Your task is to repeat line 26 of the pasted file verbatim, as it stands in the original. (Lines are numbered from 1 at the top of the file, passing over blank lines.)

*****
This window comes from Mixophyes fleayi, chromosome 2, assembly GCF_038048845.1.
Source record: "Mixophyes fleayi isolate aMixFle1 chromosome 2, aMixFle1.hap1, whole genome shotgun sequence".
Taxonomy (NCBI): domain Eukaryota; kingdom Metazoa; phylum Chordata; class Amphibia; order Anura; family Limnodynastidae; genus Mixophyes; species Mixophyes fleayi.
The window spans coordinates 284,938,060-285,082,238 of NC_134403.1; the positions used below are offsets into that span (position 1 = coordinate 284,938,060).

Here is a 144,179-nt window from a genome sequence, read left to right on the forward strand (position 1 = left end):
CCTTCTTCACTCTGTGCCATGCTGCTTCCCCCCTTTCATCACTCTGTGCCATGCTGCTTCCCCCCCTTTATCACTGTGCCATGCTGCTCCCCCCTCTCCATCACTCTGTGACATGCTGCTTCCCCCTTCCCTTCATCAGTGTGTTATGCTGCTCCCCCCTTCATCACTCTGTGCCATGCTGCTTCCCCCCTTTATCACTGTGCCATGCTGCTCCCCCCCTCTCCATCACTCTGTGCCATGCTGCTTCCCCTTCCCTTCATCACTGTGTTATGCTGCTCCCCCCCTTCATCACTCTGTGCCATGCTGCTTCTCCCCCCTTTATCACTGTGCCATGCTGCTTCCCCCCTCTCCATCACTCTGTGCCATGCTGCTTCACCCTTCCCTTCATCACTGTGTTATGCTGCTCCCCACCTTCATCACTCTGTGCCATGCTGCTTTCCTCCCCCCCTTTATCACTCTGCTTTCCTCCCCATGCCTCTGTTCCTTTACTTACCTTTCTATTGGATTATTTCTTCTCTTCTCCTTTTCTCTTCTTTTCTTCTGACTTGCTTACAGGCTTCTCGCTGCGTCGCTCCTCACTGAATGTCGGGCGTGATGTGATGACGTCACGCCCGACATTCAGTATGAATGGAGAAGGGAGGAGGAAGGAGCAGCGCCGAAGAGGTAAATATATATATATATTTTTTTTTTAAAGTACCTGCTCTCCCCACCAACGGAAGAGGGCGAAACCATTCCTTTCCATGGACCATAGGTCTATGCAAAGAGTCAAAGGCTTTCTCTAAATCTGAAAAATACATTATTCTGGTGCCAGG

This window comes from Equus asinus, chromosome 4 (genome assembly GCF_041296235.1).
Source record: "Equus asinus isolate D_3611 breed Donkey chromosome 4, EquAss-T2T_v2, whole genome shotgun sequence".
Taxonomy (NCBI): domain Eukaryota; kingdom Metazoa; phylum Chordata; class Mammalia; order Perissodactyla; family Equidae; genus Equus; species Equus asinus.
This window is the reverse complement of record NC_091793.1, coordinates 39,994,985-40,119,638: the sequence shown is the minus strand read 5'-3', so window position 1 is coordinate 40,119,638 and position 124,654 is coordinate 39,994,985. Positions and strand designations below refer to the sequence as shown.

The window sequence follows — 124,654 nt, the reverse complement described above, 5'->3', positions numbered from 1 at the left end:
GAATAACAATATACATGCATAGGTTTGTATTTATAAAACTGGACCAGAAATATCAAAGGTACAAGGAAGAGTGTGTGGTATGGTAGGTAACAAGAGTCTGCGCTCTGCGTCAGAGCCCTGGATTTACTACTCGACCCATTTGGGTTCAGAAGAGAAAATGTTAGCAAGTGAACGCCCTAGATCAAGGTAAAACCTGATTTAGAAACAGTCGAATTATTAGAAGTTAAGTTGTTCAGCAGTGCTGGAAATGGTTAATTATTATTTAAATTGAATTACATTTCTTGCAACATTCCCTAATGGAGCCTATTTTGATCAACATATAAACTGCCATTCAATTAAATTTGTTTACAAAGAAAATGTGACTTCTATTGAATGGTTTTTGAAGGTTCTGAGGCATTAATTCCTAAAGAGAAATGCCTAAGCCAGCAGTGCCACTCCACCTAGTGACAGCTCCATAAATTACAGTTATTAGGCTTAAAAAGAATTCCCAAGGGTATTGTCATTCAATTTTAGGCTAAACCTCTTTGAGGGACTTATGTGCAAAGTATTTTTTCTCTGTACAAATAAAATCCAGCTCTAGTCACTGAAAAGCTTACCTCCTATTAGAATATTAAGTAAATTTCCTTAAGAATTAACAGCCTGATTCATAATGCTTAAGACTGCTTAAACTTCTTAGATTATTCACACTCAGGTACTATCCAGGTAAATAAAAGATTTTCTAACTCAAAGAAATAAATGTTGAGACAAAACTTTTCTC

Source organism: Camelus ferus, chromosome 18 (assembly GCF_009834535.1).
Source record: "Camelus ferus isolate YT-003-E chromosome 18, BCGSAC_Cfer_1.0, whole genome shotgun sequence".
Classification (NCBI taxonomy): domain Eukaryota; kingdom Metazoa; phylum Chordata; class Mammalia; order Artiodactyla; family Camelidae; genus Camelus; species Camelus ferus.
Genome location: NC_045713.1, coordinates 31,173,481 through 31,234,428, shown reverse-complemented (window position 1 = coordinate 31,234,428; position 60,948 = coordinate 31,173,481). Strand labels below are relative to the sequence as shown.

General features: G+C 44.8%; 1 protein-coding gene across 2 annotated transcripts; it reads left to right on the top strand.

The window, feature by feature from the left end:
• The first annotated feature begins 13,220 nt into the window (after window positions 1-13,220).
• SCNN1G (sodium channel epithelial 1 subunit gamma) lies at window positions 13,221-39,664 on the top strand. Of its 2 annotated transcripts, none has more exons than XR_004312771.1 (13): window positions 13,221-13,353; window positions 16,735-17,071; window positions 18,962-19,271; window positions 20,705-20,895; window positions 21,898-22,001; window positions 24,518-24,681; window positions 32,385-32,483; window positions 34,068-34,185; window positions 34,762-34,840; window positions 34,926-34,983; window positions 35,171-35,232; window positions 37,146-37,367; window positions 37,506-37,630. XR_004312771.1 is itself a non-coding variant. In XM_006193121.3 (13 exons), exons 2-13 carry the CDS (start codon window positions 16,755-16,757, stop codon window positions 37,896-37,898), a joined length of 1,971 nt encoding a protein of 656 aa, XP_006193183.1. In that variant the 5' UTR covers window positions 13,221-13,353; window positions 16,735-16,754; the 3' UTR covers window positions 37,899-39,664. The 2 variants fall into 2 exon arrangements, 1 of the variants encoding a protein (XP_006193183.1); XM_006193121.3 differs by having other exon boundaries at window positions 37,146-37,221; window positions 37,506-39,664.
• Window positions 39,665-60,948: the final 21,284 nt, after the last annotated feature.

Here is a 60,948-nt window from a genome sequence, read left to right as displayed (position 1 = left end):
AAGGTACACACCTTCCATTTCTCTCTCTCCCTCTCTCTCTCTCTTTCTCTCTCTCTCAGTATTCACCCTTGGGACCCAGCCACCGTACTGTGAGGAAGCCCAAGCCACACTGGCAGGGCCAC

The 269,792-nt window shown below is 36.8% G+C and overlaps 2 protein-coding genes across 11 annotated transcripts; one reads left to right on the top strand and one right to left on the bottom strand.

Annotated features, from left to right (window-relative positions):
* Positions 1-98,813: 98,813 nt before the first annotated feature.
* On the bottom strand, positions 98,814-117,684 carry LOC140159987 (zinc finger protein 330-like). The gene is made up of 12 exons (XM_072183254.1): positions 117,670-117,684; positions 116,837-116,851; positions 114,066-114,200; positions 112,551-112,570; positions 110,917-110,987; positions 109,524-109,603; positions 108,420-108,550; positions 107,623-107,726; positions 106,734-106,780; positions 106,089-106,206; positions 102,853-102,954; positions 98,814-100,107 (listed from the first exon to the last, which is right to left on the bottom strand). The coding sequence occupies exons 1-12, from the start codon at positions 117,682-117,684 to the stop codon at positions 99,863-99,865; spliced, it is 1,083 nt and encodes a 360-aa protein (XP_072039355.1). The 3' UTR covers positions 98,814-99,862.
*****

* Positions 1-98,813: 98,813 nt before the first annotated feature.